The idea is that players who are learning to hit more effective volleys tend to be a spectator when playing doubles.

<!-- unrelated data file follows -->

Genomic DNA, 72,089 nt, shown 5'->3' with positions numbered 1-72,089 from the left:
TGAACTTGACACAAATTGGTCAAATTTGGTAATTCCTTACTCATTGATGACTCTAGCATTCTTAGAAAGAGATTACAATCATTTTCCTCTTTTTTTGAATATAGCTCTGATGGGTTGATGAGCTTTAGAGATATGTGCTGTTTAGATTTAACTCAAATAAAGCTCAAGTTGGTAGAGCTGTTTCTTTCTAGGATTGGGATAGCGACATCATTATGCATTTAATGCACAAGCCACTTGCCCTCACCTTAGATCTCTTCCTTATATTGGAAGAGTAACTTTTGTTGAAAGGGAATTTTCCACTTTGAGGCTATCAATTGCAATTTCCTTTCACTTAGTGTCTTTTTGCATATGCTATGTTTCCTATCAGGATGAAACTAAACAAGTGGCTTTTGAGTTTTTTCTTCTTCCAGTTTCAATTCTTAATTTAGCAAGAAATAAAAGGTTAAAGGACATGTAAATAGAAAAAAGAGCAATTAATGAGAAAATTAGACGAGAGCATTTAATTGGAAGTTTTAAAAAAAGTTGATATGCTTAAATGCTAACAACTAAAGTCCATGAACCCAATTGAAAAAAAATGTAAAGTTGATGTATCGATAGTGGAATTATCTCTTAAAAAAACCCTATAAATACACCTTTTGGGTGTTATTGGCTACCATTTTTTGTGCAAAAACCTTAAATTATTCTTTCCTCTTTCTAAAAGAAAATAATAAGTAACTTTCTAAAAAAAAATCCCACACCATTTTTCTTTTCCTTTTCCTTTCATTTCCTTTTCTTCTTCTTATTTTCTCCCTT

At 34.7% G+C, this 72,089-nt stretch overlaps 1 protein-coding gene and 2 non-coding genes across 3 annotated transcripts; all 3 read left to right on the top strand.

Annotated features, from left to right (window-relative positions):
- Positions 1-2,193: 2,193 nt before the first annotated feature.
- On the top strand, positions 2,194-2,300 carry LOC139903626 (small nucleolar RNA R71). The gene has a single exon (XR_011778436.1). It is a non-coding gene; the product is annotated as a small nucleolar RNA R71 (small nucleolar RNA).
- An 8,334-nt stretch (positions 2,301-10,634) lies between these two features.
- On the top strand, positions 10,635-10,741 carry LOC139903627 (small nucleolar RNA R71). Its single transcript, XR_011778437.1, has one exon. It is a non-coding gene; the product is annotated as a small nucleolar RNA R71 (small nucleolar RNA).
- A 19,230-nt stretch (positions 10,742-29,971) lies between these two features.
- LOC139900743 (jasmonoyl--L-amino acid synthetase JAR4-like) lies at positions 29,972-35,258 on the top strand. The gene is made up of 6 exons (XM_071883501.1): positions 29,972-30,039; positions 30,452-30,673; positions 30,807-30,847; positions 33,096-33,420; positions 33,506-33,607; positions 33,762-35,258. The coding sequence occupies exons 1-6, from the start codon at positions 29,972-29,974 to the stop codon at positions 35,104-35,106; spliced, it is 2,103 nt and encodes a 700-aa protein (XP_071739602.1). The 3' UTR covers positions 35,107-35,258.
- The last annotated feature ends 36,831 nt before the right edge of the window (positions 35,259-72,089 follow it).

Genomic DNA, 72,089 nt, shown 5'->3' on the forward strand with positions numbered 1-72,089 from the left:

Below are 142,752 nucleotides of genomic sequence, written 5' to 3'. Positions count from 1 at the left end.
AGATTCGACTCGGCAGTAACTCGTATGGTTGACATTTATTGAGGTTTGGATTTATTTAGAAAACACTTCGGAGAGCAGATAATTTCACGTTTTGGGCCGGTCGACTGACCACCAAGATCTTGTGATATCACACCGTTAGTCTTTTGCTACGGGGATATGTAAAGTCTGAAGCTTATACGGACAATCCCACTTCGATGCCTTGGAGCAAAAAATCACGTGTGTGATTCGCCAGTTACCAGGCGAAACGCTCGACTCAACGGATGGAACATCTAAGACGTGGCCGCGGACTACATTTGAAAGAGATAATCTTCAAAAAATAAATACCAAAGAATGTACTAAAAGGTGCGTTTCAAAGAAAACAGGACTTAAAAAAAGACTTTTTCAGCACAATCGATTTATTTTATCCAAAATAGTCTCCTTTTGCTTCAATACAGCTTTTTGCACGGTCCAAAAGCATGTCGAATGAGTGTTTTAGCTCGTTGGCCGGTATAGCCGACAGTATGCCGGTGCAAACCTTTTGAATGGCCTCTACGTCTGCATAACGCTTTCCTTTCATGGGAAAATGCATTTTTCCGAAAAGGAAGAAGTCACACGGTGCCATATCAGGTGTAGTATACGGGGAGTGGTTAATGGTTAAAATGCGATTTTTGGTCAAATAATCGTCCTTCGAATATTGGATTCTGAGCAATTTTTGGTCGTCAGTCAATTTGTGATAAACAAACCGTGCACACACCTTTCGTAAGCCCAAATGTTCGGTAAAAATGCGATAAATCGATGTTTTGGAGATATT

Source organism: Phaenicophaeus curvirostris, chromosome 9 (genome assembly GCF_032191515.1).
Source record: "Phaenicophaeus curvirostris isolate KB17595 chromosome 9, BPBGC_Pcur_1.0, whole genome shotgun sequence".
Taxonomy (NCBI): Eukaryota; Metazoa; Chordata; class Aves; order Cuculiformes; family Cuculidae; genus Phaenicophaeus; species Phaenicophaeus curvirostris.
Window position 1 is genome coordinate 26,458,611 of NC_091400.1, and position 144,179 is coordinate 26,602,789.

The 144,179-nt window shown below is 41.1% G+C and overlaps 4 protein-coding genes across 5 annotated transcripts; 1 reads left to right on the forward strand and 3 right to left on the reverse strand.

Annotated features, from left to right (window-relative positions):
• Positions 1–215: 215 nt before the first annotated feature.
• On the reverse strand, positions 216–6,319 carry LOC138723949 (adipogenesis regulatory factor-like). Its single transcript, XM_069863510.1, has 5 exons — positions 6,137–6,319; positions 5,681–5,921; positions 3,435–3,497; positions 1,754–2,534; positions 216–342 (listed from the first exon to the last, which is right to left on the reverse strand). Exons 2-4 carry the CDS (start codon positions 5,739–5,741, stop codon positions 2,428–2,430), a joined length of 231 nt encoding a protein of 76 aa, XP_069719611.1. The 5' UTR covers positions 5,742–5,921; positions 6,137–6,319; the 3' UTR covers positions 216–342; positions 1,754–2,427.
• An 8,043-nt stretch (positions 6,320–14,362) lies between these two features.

Instead of anticipating opportunities and putting pressure on opponents by poaching and moving at the net, they remain stationary in a protective circle of personal space! Only if a ball is hit within this circle of reach will many players then hit the volley. How does one become a proactive doubles player? The answer is simple. Move! I can’t get into all the issues of the right time to move and the right time to protect in this article. However, I can offer you this suggestion. Go out and move in your next ten doubles matches! Don’t hesitate. Move often and with purpose. That is, move in when the ball is headed past your opponent’s net man and look for times to move across the net to poach on your opponent’s crosscourt shot. Obviously, the idea is not to poach every shot. However, learn to read your opponent’s tendencies and look for opportunities to poach. So, what will happen when you start moving at the net?: You will • Discover what shots you can hit • Discover what shots you can’t get • Learn how to move and anticipate poachable volleys • Learn where to hit volleys you get to • Cause your opponents to think about you • Cause your opponents to feel they have to hit a better shot • Cause your opponents to change their shot selection Now, understand that through this process you will make mistakes. This is why I said to plan on creating these movements for the next ten doubles matches. Losing a few points and making some errors in ten matches is a small price to pay for learning to become a better doubles player for a lifetime. Try it and see if you don’t agree.